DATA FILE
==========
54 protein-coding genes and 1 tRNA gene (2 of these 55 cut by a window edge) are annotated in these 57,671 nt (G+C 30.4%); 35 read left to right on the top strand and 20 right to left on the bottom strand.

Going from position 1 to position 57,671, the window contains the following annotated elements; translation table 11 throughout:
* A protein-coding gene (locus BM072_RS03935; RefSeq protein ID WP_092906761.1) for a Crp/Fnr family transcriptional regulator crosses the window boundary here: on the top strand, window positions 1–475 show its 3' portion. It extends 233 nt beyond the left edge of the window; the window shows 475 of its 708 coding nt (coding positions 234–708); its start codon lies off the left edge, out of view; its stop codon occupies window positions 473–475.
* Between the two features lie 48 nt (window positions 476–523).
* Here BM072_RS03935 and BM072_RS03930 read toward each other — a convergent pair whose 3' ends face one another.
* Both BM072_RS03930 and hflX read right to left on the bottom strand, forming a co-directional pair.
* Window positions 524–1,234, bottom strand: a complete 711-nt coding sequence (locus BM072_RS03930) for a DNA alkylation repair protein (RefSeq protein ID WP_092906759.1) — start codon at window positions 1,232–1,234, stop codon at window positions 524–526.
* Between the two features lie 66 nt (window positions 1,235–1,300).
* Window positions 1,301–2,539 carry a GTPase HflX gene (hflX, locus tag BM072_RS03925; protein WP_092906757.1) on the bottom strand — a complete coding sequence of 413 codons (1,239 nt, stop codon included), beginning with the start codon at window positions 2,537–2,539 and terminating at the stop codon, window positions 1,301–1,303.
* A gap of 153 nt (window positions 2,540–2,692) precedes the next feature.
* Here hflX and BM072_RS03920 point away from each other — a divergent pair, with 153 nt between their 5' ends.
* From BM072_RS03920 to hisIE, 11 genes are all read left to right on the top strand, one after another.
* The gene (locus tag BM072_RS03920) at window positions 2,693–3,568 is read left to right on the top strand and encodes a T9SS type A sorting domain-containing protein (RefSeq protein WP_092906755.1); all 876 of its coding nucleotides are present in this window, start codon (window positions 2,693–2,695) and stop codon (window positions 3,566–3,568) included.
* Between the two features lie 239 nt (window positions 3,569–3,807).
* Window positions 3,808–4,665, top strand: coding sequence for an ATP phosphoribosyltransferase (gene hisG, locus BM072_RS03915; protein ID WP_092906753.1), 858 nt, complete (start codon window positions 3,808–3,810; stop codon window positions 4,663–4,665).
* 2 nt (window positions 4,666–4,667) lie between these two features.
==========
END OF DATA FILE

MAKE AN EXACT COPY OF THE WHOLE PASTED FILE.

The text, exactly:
54 protein-coding genes and 1 tRNA gene (2 of these 55 cut by a window edge) are annotated in these 57,671 nt (G+C 30.4%); 35 read left to right on the top strand and 20 right to left on the bottom strand.

Going from position 1 to position 57,671, the window contains the following annotated elements; translation table 11 throughout:
* A protein-coding gene (locus BM072_RS03935; RefSeq protein ID WP_092906761.1) for a Crp/Fnr family transcriptional regulator crosses the window boundary here: on the top strand, window positions 1–475 show its 3' portion. It extends 233 nt beyond the left edge of the window; the window shows 475 of its 708 coding nt (coding positions 234–708); its start codon lies off the left edge, out of view; its stop codon occupies window positions 473–475.
* Between the two features lie 48 nt (window positions 476–523).
* Here BM072_RS03935 and BM072_RS03930 read toward each other — a convergent pair whose 3' ends face one another.
* Both BM072_RS03930 and hflX read right to left on the bottom strand, forming a co-directional pair.
* Window positions 524–1,234, bottom strand: a complete 711-nt coding sequence (locus BM072_RS03930) for a DNA alkylation repair protein (RefSeq protein ID WP_092906759.1) — start codon at window positions 1,232–1,234, stop codon at window positions 524–526.
* Between the two features lie 66 nt (window positions 1,235–1,300).
* Window positions 1,301–2,539 carry a GTPase HflX gene (hflX, locus tag BM072_RS03925; protein WP_092906757.1) on the bottom strand — a complete coding sequence of 413 codons (1,239 nt, stop codon included), beginning with the start codon at window positions 2,537–2,539 and terminating at the stop codon, window positions 1,301–1,303.
* A gap of 153 nt (window positions 2,540–2,692) precedes the next feature.
* Here hflX and BM072_RS03920 point away from each other — a divergent pair, with 153 nt between their 5' ends.
* From BM072_RS03920 to hisIE, 11 genes are all read left to right on the top strand, one after another.
* The gene (locus tag BM072_RS03920) at window positions 2,693–3,568 is read left to right on the top strand and encodes a T9SS type A sorting domain-containing protein (RefSeq protein WP_092906755.1); all 876 of its coding nucleotides are present in this window, start codon (window positions 2,693–2,695) and stop codon (window positions 3,566–3,568) included.
* Between the two features lie 239 nt (window positions 3,569–3,807).
* Window positions 3,808–4,665, top strand: coding sequence for an ATP phosphoribosyltransferase (gene hisG, locus BM072_RS03915; protein ID WP_092906753.1), 858 nt, complete (start codon window positions 3,808–3,810; stop codon window positions 4,663–4,665).
* 2 nt (window positions 4,666–4,667) lie between these two features.